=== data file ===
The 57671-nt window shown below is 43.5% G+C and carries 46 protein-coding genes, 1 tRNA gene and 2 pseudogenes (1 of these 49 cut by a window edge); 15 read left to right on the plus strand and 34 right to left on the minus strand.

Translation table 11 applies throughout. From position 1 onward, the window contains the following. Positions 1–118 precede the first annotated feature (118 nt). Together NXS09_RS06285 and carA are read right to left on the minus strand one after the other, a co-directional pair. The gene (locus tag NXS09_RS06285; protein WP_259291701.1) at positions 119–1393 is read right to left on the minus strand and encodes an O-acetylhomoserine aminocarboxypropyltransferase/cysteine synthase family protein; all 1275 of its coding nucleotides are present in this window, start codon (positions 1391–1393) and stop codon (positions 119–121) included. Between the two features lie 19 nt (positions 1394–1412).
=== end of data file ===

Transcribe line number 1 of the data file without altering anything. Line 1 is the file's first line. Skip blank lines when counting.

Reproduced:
The 57671-nt window shown below is 43.5% G+C and carries 46 protein-coding genes, 1 tRNA gene and 2 pseudogenes (1 of these 49 cut by a window edge); 15 read left to right on the plus strand and 34 right to left on the minus strand.